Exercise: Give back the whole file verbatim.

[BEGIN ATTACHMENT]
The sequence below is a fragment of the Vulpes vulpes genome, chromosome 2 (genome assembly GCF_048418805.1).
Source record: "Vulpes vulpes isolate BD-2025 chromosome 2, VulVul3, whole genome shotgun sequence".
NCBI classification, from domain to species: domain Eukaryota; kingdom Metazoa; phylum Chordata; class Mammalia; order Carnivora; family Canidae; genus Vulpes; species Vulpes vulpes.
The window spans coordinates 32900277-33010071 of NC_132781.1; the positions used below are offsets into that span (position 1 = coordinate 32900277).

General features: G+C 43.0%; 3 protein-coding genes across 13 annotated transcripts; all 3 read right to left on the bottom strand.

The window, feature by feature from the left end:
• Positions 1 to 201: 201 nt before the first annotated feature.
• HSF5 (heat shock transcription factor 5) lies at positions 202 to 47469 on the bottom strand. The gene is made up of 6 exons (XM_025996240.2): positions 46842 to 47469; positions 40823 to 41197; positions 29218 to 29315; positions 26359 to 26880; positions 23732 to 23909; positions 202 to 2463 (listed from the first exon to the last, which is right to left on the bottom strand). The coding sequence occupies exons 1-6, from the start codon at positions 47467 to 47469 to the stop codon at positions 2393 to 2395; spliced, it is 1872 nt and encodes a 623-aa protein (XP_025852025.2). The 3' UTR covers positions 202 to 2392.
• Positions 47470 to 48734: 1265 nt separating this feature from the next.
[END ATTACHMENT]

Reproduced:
The sequence below is a fragment of the Vulpes vulpes genome, chromosome 2 (genome assembly GCF_048418805.1).
Source record: "Vulpes vulpes isolate BD-2025 chromosome 2, VulVul3, whole genome shotgun sequence".
NCBI classification, from domain to species: domain Eukaryota; kingdom Metazoa; phylum Chordata; class Mammalia; order Carnivora; family Canidae; genus Vulpes; species Vulpes vulpes.
The window spans coordinates 32900277-33010071 of NC_132781.1; the positions used below are offsets into that span (position 1 = coordinate 32900277).

General features: G+C 43.0%; 3 protein-coding genes across 13 annotated transcripts; all 3 read right to left on the bottom strand.

The window, feature by feature from the left end:
• Positions 1 to 201: 201 nt before the first annotated feature.
• HSF5 (heat shock transcription factor 5) lies at positions 202 to 47469 on the bottom strand. The gene is made up of 6 exons (XM_025996240.2): positions 46842 to 47469; positions 40823 to 41197; positions 29218 to 29315; positions 26359 to 26880; positions 23732 to 23909; positions 202 to 2463 (listed from the first exon to the last, which is right to left on the bottom strand). The coding sequence occupies exons 1-6, from the start codon at positions 47467 to 47469 to the stop codon at positions 2393 to 2395; spliced, it is 1872 nt and encodes a 623-aa protein (XP_025852025.2). The 3' UTR covers positions 202 to 2392.
• Positions 47470 to 48734: 1265 nt separating this feature from the next.